The Real Origin of Shaku Shaku Dance
Shaku Shaku is a current dance craze done by crossing the wrists in front and away from the torso, with legs slightly apart and bent at the knees while launching into a graceful half-gallop. The rest of the movement involves mainly the dancer’s feet and it is largely free-styled.
After months of hinting, Shaku shaku has become a bonafide viral hit so much that some have nicknamed the dance ‘the Nigerian Gangnam style’ because of its slight similarities to Psy’s 2012 monster. With the internet now filled with thousands of videos of people including Nigerian stars like Genevieve, Davido, Dj Cuppy, Tiwa Savage, Wizkid and the rest attempting to shaku shaku there’s a need to actually talk about how it all began.
Like most grassroots movements, the exact origin of shaku shaku is unknown. What is know is that the dance started to feature heavily on the streets of Agege around mid-2017 and that by some accounts, the infamous awawa boys (street urchins) are credited with popularizing it. In fact, most of the stories behind the birth of shaku shaku are grimy; DJ Real even claims that the dance step was named after the way street urchins moved after smoking copious amounts of weed.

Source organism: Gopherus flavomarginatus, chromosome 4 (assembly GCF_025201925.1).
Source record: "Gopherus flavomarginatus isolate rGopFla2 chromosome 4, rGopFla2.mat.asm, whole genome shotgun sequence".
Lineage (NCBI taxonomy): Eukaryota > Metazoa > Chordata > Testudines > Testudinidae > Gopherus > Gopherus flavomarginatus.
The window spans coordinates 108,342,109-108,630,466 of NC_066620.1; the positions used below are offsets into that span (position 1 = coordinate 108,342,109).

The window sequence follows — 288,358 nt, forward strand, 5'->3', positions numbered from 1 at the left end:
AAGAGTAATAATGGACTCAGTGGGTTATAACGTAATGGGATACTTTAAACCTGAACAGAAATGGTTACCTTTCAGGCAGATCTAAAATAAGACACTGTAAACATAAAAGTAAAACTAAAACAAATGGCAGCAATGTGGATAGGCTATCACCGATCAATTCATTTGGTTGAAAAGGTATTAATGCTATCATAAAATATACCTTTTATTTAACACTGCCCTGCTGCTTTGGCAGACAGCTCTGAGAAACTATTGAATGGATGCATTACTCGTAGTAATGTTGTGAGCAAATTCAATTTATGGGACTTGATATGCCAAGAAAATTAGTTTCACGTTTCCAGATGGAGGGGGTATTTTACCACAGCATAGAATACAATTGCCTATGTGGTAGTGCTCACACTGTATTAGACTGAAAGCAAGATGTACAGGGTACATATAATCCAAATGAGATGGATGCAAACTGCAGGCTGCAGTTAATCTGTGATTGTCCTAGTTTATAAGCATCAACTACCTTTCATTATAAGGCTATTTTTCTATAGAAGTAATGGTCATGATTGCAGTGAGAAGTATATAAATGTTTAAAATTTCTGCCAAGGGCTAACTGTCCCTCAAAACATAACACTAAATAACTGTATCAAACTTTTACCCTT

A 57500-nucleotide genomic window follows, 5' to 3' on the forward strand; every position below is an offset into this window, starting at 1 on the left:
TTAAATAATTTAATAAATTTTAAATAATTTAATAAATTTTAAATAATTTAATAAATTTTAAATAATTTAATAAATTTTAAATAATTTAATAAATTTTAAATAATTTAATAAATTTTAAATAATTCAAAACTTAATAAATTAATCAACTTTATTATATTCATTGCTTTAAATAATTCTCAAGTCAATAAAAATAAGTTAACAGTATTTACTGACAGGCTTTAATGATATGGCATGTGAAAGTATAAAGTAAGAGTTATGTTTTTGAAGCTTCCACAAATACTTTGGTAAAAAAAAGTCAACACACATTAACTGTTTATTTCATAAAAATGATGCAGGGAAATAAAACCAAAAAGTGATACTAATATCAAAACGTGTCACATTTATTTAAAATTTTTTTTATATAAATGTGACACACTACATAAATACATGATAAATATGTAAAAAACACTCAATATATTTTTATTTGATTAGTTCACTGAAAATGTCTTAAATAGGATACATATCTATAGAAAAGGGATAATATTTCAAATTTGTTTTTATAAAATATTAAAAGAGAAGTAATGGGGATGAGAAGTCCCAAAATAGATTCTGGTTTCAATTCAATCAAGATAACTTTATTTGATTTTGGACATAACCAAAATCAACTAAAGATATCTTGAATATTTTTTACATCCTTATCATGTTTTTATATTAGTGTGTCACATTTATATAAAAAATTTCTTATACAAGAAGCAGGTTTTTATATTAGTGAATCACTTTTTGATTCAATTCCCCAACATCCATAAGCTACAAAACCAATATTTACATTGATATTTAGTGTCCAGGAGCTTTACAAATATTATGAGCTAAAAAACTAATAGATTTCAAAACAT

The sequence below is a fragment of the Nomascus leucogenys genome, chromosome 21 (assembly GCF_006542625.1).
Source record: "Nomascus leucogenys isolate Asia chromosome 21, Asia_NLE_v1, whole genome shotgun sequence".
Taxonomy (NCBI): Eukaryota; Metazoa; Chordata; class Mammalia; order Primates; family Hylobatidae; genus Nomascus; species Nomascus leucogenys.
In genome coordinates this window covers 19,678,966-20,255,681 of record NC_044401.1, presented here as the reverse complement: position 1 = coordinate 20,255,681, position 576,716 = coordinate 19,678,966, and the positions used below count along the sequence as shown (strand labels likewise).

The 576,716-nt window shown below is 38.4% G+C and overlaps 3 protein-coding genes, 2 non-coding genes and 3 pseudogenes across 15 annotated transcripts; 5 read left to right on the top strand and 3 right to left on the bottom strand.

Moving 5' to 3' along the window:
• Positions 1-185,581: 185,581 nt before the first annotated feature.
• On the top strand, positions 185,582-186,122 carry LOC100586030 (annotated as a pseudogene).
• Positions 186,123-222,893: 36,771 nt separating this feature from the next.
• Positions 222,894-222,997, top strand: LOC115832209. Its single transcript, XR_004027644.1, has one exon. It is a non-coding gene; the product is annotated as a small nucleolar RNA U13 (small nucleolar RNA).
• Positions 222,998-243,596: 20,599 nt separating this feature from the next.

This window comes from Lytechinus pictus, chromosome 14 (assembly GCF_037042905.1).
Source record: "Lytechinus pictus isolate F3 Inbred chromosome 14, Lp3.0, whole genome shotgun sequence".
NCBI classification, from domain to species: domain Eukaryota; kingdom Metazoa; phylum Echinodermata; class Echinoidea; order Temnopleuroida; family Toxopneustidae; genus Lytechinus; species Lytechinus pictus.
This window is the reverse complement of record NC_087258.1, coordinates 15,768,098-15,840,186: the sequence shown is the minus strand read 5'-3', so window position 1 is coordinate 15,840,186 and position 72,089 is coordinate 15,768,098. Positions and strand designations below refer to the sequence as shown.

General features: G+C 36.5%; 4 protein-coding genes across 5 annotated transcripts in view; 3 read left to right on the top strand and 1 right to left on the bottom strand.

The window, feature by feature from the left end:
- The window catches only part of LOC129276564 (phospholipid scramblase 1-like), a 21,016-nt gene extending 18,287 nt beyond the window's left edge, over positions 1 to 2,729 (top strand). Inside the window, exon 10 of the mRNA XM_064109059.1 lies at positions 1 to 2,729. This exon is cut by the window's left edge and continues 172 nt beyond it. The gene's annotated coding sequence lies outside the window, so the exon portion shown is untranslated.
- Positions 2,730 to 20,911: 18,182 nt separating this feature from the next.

OLIC 4 in December 2017 was the unofficial exhibition for shaku shaku. Olamide took the fourth edition of his annual OLIC concert to the mainland at the Teslim Balogun Stadium and for the first time away from the usual venue at the Eko Hotels convention centre. This relocation gave a sort of ‘home advantage’ not only to the King of the Streets but also to underground artists (like Mr. Real and Slimcase, backed by Disc Jockeys like DJ Real and Enimoney) and they performed the street dance in front of a participatory crowd of over 10,000 people!